“I always aspired to be a complete physician who is not only well versed in academic medicine but is also out in the trenches of day-to-day patient care.” – Dr. Fred Ferri
As a medical student, I always admired physicians who were involved in the direct care of patients. So I always aspired to be a complete physician who was not only well versed in academic medicine but was also out in the trenches of day-to-day patient care. That’s one of the things that drove me to the field of internal medicine. Internal medicine is a specialty that allows me to get to know patients and their families, to see them on a continual basis instead of once every few years as a specialist. Continuity of care helps strengthen the special bond that exists between the physician and the patient. That’s why I like primary care and why internal medicine is my specialty.
Being involved in the daily care of patients, being in the “trenches” with other practicing physicians provides me with a better perspective of what is going in the practice of medicine and it gives me an advantage over other physician authors from purely academic centers, with very little patient contact.
Some of my early books came out of my training in internal medicine. Actually, my first book was written when I was an intern through the Yale Medical School program. As an intern in the early 1980s I used to walk around with several books in my lab coat, : a small lab book, a book on clinical diagnosis, a differential diagnosis book and others that served as my peripheral brain. I was unable to find one book that contained all this information in a portable concise format. So I approached the chief of medicine at the hospital where I was working and told him that I wanted to write a new medical book that would make the life of medical students and residents a little easier. His response was, “Well, I admire your work ethic and your attitude, but there are entire medical schools that have written medical books that don’t do well — what makes you think that yours is going to be different?” I told him that as an Internal Medicine intern I knew exactly what the other students and medical residents needed and I could do a better job.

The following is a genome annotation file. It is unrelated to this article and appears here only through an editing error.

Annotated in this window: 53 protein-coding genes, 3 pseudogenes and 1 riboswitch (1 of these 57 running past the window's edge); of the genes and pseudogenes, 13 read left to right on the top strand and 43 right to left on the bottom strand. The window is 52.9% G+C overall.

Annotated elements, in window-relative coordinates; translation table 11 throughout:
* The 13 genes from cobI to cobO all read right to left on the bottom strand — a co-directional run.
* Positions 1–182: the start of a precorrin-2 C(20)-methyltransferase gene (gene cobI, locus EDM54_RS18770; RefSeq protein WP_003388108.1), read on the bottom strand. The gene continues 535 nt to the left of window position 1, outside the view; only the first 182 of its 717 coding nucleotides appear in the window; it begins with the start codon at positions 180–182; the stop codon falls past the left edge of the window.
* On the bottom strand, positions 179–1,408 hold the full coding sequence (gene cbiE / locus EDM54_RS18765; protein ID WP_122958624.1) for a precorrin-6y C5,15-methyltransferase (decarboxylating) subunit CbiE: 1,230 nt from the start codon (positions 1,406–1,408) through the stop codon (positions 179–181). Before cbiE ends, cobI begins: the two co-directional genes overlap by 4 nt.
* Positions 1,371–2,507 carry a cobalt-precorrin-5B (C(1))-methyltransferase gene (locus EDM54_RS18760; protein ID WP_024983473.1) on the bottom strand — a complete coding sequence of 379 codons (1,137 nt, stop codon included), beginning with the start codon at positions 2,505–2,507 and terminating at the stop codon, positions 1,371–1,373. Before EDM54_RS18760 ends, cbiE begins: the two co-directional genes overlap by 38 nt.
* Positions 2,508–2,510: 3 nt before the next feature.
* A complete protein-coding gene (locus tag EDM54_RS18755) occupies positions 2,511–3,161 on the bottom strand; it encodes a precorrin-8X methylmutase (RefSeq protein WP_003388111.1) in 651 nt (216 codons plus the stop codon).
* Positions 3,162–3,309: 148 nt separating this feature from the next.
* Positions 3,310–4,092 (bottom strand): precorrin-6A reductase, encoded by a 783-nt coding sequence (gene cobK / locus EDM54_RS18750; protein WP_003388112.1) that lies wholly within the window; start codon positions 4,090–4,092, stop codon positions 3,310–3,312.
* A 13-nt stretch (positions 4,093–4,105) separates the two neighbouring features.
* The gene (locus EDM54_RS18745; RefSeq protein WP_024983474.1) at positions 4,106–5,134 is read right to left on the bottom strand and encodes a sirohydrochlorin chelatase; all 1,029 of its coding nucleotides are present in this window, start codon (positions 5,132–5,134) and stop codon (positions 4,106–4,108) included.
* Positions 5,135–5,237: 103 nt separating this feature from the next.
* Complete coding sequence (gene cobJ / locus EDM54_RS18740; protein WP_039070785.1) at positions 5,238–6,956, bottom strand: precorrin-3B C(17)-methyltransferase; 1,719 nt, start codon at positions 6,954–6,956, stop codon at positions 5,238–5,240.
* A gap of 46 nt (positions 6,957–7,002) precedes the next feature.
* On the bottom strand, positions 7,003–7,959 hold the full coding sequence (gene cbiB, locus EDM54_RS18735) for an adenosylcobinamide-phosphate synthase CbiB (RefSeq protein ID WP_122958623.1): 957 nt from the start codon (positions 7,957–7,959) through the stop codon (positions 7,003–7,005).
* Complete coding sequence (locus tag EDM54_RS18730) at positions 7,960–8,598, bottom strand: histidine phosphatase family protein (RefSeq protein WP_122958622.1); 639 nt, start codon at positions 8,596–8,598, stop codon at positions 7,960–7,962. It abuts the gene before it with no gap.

As a practicing physician I recognize the limited time busy physicians have at their disposal for patient care. If you are seeing a patient and have a waiting room full of patients, you don’t have much time to go on the internet and try to read through 10 pages to find something that we can give in one paragraph. Later on, at your leisure you can research the topic in more detail, but I have done the homework for you and with our excellent team at Elsevier I am able to update the books on a regular basis and provide you with the latest information that will improve your patient care. In the very near future, we’ll be able to update our on-line books on a daily basis. If something comes up today, it will be up and available tomorrow.
Fred F. Ferri, MD, FACP, is a Clinical Professor at the Alpert Medical School at Brown University. He is a world-expert in the field of Internal Medicine and has authored over 20 major medical publications, including Ferri’s Clinical Advisor 2013, Practical Guide to the Care of the Medical Patient, 8th Edition, Ferri’s Netter Patient Advisor, 2nd Edition, Ferri’s Differential Diagnosis, 2nd Edition, and Ferri’s Fast Facts, as well as working on the editorial board of First Consult. He understands the needs of his peers for practical, actionable information in primary care to make educated decisions in the delivery of quality healthcare.